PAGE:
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The Pamphlet Collection of Sir Robert Stout: Volume 30

Chapter III. — Diminution of Foreign Trade in 1884—its Effects on the Special Industries Connected with Foreign Trade

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Chapter III.

Diminution of Foreign Trade in 1884—its Effects on the Special Industries Connected with Foreign Trade.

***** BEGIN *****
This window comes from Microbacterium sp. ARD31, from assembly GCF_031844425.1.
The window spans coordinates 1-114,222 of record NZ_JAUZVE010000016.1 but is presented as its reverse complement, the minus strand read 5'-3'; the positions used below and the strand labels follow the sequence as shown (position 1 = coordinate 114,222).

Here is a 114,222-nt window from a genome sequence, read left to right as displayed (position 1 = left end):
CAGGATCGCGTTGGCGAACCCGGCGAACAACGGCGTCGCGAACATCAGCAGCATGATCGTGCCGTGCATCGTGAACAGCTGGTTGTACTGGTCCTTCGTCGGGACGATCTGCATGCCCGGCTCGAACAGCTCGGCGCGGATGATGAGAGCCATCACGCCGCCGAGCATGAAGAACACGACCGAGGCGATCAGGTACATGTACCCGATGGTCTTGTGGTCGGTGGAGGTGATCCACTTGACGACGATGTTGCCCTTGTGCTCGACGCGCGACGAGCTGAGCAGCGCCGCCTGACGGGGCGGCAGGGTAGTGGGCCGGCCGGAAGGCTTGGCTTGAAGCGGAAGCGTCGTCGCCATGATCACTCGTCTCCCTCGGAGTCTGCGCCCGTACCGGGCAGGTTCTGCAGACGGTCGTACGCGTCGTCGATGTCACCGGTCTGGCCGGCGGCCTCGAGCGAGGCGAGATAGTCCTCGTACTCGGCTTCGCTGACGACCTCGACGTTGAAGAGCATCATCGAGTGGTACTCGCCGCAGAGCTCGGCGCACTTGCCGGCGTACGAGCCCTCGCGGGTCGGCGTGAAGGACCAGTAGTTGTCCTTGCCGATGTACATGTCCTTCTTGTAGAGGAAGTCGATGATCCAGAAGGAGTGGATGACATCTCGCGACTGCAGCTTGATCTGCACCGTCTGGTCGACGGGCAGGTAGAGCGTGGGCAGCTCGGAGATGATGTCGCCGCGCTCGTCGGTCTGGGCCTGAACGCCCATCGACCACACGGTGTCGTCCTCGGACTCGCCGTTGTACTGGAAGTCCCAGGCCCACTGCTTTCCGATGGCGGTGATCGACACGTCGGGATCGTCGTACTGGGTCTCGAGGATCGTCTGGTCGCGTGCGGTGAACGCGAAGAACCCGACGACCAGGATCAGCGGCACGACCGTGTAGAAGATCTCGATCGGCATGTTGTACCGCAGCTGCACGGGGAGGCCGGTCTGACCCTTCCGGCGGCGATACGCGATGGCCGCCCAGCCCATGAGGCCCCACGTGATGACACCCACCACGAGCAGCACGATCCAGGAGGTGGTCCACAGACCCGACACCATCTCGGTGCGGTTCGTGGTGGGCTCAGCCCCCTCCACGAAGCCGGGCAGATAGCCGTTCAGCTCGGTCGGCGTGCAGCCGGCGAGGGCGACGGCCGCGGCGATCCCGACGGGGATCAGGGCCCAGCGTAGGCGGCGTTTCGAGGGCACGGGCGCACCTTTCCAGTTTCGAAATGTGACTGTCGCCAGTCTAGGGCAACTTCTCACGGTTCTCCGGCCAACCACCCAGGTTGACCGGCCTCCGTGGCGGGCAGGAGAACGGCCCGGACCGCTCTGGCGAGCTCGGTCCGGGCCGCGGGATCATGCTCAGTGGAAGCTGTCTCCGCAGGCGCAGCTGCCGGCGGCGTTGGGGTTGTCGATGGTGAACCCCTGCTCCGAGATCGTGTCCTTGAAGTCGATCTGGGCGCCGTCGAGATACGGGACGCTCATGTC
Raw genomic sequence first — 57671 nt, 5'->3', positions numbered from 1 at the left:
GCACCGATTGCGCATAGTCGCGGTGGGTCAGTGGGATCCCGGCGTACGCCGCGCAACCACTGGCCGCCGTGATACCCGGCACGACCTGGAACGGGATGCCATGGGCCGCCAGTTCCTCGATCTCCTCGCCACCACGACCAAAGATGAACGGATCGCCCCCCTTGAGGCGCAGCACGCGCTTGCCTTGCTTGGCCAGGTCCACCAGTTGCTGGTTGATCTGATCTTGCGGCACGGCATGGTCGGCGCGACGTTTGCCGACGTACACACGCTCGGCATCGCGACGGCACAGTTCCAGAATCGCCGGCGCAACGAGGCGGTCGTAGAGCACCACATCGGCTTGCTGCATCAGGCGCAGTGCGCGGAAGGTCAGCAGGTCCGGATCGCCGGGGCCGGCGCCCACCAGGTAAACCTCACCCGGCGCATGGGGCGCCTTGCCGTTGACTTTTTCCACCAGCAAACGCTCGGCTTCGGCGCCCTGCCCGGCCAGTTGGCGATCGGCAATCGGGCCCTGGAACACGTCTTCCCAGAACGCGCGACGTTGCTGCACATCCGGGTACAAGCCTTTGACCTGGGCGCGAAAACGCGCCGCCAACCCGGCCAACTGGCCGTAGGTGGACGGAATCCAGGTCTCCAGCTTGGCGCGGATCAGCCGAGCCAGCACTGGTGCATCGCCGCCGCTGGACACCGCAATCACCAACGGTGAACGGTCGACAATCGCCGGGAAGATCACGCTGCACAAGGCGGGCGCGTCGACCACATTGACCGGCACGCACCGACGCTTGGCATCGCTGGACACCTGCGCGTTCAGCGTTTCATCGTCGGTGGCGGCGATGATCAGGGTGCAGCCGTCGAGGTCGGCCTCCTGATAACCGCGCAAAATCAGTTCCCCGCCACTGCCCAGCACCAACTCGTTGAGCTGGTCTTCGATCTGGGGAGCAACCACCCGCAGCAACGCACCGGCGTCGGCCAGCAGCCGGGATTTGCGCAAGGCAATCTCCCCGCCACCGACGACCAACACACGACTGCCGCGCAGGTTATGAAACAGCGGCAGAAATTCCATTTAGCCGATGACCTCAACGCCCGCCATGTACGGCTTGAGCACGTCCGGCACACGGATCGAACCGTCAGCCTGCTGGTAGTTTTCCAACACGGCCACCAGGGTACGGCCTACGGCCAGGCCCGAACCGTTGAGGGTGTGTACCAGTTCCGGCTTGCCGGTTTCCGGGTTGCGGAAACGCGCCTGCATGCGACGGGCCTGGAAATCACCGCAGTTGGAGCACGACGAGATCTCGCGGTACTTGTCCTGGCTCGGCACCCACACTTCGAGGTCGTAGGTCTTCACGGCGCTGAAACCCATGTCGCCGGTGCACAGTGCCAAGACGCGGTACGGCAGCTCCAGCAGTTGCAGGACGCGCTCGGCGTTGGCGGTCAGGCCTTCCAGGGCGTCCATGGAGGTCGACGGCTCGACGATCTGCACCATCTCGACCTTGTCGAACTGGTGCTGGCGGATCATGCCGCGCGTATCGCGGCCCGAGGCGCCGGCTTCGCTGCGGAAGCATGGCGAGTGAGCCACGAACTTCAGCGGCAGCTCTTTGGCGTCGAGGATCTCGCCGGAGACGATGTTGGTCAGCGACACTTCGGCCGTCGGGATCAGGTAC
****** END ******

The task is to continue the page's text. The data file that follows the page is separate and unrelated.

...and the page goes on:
2. We have now to consider the effect of diminished Imports and Exports on those special industries which are connected with, or dependent upon, foreign trade. A moment's reflection makes it plain that the shipping interest must necessarily be the chief and the earliest sufferers. Here are, in the course of a few months, some 43 millions worth of merchandise less to carry to and fro between the United Kingdom and the rest of the world; 21½ millions of Imports less to bring in, and 21½ millions of Exports less to take out. This is an enormous quantity, and must make a big hole in our carrying trade. Let us try to frame a rough and approximate estimate of the number of shiploads which 43 millions worth of merchandise may represent, and of the consequent diminution it must effect in the demand for mercantile shipping. For this purpose we will take as a criterion the easily ascertainable diminution in bulk of our cereal Imports in 1884, and from this calculate the number of cargoes less of grain alone, that must have been brought to the United Kingdom during that year, than the annual average of the preceding four years. In a foot-note * page 14 will be found the data and the calculations from which we collect that, of cereals alone, we had, in 1884, imported into the United Kingdom 1,315 shiploads less than the average of previous years. Now, these 1,315 shiploads only represent £15,700,000 out of the total £43,000,000 short imported and exported in 1884. If we take the remaining £27,300,000 of miscellaneous goods, to represent a proportionate number of shiploads, we shall arrive at an additional number of 2,286, making, with the 1,315, a total of 3,601 shiploads less carried during the year 1884 than during previous years.